Former student files Title IX lawsuit against Texas A&M

Published: Aug. 15, 2017 at 5:21 PM CDT
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KBTX has learned a Title IX lawsuit has been filed by a former student against Texas A&M University that alleges male-gender bias in a sexual conduct investigation.

Texas A&M University has declined to comment on the case.

The student is represented by attorneys Andrew Miltenberg and Michelle Simpson Tuegel.

According to a statement from the attorneys, their client, referred to as John Doe in the lawsuit, was wrongfully accused of sexual misconduct by a fellow student and suspended for over one full year and dismissed from the University’s Corps of Cadets.

"TAMU failed to provide a fair and unbiased investigation of the encounter, resulting in the violation of Title IX and John Doe’s fourteenth amendment rights to due process. The University went so far as to conduct the sexual misconduct and adjudication process without John Doe’s participation, while the accused student was hospitalized and admitted to a mental health treatment facility," said the attorneys.

“After he was falsely accused of sexual misconduct, this young man suffered severe depression and anxiety resulting in his hospitalization and subsequent admittance to a mental facility,” said Miltenberg, who has represented hundreds of accused males on college campuses.

“Yet, the administrators at TAMU -- showing callous disregard for his

well-being and rights to due process -- moved forward with a biased hearing and presumption of guilt, providing him with no opportunity to defend himself from these false claims," said Miltenberg.

According to the complaint, the John Doe’s accuser, Jane Doe, had previously been accused of sexual misconduct by a male student. While John Doe was removed from campus housing and his extracurricular activities during the course of the disciplinary process, Jane Doe was allegedly able to remain in her dormitory and activities while claims against her were being investigated and adjudicated.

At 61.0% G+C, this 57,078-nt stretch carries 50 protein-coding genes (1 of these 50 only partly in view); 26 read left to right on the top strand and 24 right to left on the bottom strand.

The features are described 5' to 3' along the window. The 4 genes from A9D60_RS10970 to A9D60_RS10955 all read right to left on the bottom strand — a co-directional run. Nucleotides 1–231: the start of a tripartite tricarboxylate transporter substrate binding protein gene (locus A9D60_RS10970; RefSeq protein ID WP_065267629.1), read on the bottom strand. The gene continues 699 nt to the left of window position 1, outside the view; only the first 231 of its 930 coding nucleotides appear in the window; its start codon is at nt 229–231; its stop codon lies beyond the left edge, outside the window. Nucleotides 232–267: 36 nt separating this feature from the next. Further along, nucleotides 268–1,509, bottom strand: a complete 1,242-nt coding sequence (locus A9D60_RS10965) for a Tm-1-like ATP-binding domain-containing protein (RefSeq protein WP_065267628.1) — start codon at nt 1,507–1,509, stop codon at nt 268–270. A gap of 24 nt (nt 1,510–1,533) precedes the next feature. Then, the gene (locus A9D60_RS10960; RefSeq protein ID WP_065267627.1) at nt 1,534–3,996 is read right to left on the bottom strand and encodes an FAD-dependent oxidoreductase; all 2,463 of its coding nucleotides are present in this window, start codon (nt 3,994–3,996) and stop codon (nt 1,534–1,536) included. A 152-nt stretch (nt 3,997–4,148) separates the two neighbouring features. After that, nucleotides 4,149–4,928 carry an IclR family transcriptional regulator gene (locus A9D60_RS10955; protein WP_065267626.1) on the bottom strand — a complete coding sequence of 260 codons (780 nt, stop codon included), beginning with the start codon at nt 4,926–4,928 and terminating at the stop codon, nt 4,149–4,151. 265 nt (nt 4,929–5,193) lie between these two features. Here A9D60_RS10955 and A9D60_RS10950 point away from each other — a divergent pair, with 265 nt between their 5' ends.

"While John Doe was found 'responsible' of all four charges against him, without a basis, rationale, evidentiary support, or the opportunity to defend himself, TAMU assigned Jane Doe and her accuser '50/50

responsibility,' and Jane Doe received no sanctions," according to the statement issued from the attorneys.

“The stark difference in the procedures and sanctions implemented in the investigations of John Doe and Jane Doe point to a blatant male gender bias at TAMU,” said Tuegel. "The anti-male discriminatory bias in the TAMU process is a clear violation of Title IX and the Fourteenth Amendment requirement for procedural due process.”

The complaint goes on to state that, in erroneously deciding that John Doe engaged in sexual misconduct in violation of TAMU’s Title IX policy, the adjudicator relied on prejudicial assumptions and failed to apply the requisite preponderance of evidence standard required by both the University’s own policies and Title IX.

The student's attorneys say at all times, John Doe was deemed guilty.

Consequently, John Doe was suspended for over one full year and dismissed from the University’s Corps of Cadets, said the attorneys.

The complaint states that "this extreme and severe sanction was not warranted in light of the lack of evidence."

"The complaint also notes that TAMU has recently come under fire for its unlawful Title IX procedures. In 2015, the U.S. Department of Education Office of Civil Rights opened an investigation at TAMU into the disciplinary process and procedures in place in the University," said the attorneys.